James Rickards: Next Crisis Will Be Worse Than Last One

Central banks won't come to the rescue, emergency plan may involve shutting down banks and exchanges
By Valentin Schmid
Valentin Schmid
Valentin Schmid
Valentin Schmid is the business editor of the Epoch Times. His areas of expertise include global macroeconomic trends and financial markets, China, and Bitcoin. Before joining the paper in 2012, he worked as a portfolio manager for BNP Paribas in Amsterdam, London, Paris, and Hong Kong.
November 7, 2016 Updated: November 10, 2016

James Rickards has predicted major changes in financial markets, and his latest prediction is his biggest yet. A lawyer, portfolio manager, government adviser, and lecturer, Rickards has foreseen changes like competitive currency devaluation, the rise of gold, and the plan to replace the dollar as the world’s reserve currency, as written in his bestselling books “Currency Wars,” “The Death of Money,” and “The New Case For Gold.”

Epoch Times spoke to Rickards about his new book, “The Road to Ruin: The Global Elites’ Secret Plan for the Next Financial Crisis,” and about central banks’ inability to stop the next financial crisis, as well as a possible financial market lock down.

Epoch Times: Why will the next crisis be worse than the last one?

James Rickards: To analyze that, I use the two prior crises: the 1998 Long-Term Capital Management crisis and the 2008 banking crisis.

In 1998, I was a participant [in the crisis] as the general counsel of the hedge fund Long-Term Capital Management. I negotiated that bailout. We could see we were just hours away from the closure of every market in the world—that’s not an exaggeration.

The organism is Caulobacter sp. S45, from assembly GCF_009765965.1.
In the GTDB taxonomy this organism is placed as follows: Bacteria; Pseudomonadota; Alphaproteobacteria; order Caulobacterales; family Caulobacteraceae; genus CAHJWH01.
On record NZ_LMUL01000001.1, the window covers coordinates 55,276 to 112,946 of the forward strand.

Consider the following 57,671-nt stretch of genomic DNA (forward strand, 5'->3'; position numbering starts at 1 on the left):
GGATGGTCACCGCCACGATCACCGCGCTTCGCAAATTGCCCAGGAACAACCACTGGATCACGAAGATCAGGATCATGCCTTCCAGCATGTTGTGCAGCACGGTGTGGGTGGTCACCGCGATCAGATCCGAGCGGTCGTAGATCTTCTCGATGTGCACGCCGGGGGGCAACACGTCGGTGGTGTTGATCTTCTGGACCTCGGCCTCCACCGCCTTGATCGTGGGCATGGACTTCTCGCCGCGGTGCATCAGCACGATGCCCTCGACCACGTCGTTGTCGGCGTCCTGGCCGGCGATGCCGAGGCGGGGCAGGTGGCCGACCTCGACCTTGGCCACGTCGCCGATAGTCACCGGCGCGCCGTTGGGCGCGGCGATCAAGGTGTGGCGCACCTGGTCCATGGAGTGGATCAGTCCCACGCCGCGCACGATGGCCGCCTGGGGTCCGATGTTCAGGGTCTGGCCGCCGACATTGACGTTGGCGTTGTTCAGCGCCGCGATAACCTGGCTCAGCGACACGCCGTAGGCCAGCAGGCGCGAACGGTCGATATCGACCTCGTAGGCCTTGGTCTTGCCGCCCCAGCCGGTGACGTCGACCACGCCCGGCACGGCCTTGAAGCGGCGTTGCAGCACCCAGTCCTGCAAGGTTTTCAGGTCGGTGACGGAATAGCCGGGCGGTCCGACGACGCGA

The markets didn’t collapse in the end, but it came extremely close. In 2008, it was the same thing—we were days away from the sequential collapse of every bank in the world. Bear Stearns collapsed in March 2008. Then Fannie Mae and Freddie Mac were taken over by the government in early September and Lehman Brothers went bankrupt later in September that year.

They were falling like dominoes, and they all would have fallen: Morgan Stanley, Goldman Sachs, Bank of America, and JPMorgan Chase.

Best selling author James Rickards talks about his new book "The Road To Ruin" (Courtesy of James Rickards)
Best-selling author James Rickards argues in “The Road To Ruin” that central banks are tapped out, almost guaranteeing the next financial crisis will be larger than what came before. (Courtesy of James Rickards)

But then the Federal Reserve truncated the process.

They dropped a steel wall between the dominoes so the next one would not fall. But that’s not a cost-free exercise. It’s like stopping an earthquake right in the middle and not letting it finish; it doesn’t really solve anything. An earthquake is just a release of energy. So that energy would just be stored up, and it will be a worse earthquake the next time.

In financial markets, it’s the same. Each crisis is bigger than the one before, each bailout is bigger than the one before. Just as 2008 was worse than 1998, the next crisis, whether it’s in 2018 or sooner, will be bigger and worse than the ones before.

Central Banks Are ‘Tapped Out’

Epoch Times: And you say central banks won’t be able to handle it this time?

Mr. Rickards: The central banks won’t be able to stop it. In 1998, Wall Street bailed out a hedge fund; in 2008, the central banks bailed out Wall Street. In 2018 or sooner, who is going to bail out the central banks?

The central banks are tapped out. The Fed is leveraged 113 to 1. On a bad day, it is technically insolvent on a mark-to-market basis. Not every day, but on certain days in the last five years, if you had marked the Fed’s balance sheet to market, they were insolvent, their liabilities were greater than their assets, and their capital would have been wiped out.

I believe that there is a visible confidence boundary that you pass. You won’t know where it is until it is too late. You will find out the hard way that you destroyed confidence in your money and then you won’t be able to get it back.